In the 16th and 17th centuries, the art of drawing flourished in the Netherlands.
Landscapes and animals, mythological events, biblical scenes, and representations of everyday life interpreted as symbolic scenes, were popular themes among artists.
This is Stephan Kuhn, art historian at the National Museum
In the south of the Netherlands – what is now Belgium – it was Antwerp in particular, that stood out.
Late in the 16th century, the trading town was one of the largest and richest in Europe with over a hundred thousand inhabitants.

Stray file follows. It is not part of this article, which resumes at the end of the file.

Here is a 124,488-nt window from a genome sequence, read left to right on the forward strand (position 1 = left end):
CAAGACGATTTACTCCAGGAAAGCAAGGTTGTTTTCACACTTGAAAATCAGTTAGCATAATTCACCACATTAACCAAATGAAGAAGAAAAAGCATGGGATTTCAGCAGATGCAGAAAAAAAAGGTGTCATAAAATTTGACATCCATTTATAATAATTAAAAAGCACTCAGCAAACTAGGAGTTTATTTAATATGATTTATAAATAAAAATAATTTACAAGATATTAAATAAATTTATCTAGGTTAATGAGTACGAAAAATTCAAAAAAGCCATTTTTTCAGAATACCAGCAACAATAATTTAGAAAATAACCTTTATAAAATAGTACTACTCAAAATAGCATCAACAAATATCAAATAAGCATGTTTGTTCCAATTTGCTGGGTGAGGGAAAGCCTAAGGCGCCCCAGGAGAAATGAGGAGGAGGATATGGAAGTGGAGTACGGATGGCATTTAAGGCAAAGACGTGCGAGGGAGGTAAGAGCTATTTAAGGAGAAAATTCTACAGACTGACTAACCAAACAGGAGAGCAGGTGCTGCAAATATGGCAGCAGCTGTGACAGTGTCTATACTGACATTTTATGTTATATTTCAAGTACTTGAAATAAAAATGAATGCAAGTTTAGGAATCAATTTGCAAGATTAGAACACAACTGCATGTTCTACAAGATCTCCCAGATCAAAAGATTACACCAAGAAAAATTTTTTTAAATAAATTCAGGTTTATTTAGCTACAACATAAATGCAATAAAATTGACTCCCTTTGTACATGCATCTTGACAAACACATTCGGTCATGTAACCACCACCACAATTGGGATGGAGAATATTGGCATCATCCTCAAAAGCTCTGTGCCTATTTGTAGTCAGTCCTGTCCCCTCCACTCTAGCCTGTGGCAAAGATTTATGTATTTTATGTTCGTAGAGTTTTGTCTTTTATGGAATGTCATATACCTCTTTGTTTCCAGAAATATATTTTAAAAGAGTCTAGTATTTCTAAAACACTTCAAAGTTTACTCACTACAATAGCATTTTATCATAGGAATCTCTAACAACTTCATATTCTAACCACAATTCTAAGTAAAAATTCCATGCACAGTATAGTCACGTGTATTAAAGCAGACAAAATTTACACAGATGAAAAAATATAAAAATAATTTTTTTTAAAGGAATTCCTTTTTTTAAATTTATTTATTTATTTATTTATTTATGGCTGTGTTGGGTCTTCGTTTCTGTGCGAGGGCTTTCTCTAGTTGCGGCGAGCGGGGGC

Art flourished, and an open art market was established.
Here, there was a large selection of different items for sale, from panel paintings, sculptures, and books to tapestries.
Several artists worked or were educated in the city. The most famous of the 16th century was probably Pieter Bruegel the Elder...
Like many of his colleagues, he traveled to Italy to see contemporary art and ancient relics. Following these trips, they returned to their homeland inspired…
Parallel to this flourishing in art and economics, the era was characterized by major religious conflicts between the Catholic and Protestant faiths. The confessional conflicts forced several artists to move from their hometown, either to the Protestant north, or to the Catholic south.
And this then led to Amsterdam, Utrecht and Haarlem developing into dominant trade and art centres beyond the 17th century…